Local merchants sell quality handcrafted items from little shops, and there are tavernas in courtyards open to the night sky. By day, visit the central market for some local color and pick up delicious local cheeses and tiny green olives bright with lemon flavor.
Then go for a coffee in the shady square of Splanzia, or walk to historic Halepa with its beautiful homes. By night, join the locals in the Kypo- the central park, where there is an outdoor garden cinema (films are in their original language with Greek subtitles), then go for ice cream or a cocktail at the cafe in the garden, in a little belle-epoque mansion.
Just East of Chania is Rethymnon town and Rethymnon prefecture. Rethymnon itself is absolutely charming – sort of a smaller, low-key version of Chania with much to enjoy in its own right, like the famous artisanal phyllo shop in the old town and the lovely Rimondi Venetian fountain.
Rethymnon is also at the heart of many wonderful destinations. Here are some highlights.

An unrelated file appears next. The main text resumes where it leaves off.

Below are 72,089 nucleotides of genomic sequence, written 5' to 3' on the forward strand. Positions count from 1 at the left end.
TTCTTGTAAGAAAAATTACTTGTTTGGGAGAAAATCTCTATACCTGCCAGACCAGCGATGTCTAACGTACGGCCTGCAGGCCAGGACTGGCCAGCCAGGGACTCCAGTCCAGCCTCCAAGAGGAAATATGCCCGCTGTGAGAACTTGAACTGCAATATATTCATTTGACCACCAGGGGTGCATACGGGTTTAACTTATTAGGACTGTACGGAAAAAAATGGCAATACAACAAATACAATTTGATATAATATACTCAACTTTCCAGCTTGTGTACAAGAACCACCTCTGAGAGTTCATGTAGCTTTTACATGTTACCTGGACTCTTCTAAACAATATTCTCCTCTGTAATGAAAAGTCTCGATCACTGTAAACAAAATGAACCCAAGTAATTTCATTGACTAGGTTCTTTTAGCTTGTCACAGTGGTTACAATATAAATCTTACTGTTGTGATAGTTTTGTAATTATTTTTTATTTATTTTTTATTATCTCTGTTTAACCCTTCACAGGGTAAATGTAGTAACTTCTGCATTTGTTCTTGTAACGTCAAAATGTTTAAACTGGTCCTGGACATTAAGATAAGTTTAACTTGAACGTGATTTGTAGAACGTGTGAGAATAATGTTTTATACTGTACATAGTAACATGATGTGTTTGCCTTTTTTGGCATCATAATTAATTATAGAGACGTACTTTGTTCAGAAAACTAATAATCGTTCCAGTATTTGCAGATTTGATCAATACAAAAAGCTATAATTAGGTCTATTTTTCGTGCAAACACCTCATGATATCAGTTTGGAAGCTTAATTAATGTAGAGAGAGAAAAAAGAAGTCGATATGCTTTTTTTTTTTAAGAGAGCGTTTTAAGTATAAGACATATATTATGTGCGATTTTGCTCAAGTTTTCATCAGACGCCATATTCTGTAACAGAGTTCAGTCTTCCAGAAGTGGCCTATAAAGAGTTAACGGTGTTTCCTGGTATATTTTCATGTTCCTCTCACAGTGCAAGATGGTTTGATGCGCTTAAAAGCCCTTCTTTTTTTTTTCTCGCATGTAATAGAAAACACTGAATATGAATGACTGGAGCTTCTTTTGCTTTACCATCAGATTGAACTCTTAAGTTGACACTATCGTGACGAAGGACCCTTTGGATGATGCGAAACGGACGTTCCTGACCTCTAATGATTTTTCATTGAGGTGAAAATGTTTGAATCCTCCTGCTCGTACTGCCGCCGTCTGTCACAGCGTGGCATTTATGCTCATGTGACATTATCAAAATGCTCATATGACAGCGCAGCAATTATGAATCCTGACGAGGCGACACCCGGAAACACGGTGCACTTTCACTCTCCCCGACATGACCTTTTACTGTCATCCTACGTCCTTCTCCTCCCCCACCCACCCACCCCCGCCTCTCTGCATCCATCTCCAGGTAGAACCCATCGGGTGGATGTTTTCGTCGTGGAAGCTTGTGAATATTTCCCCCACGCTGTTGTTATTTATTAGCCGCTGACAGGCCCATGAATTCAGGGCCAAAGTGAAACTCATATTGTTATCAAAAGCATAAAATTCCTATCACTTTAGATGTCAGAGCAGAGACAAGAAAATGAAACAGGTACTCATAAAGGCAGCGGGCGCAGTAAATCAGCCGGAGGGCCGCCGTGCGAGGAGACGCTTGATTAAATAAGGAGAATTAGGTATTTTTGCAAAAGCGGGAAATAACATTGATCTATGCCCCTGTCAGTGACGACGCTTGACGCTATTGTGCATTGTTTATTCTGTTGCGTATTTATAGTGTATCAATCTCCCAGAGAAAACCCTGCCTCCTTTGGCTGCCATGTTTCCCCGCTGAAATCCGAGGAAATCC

Enjoy the Opulence of the Cretan Renaissance at the Arkadi Monastery
Crete is home to many spectacular monasteries, and Arkadi is one of the finest. While much of Greece was under the Ottoman rule from the 15th century, Crete was controlled by the Venetians (from 1205 to 1669).
Under Christian rule, culture and the arts flourished. The Arkadi Monastery, near Rethymnon, has a splendid 16th-century chapel – an ideal expression of the Renaissance and early Baroque grandeur of the “Cretan Renaissance.”
Remember that this is the land and era of El Greco – the famous painter who made his mark in Spain. If you feel like a beautiful country drive, you can visit the small El Greco museum in Fodele, his birthplace – the charming traditional village is just an hour from here.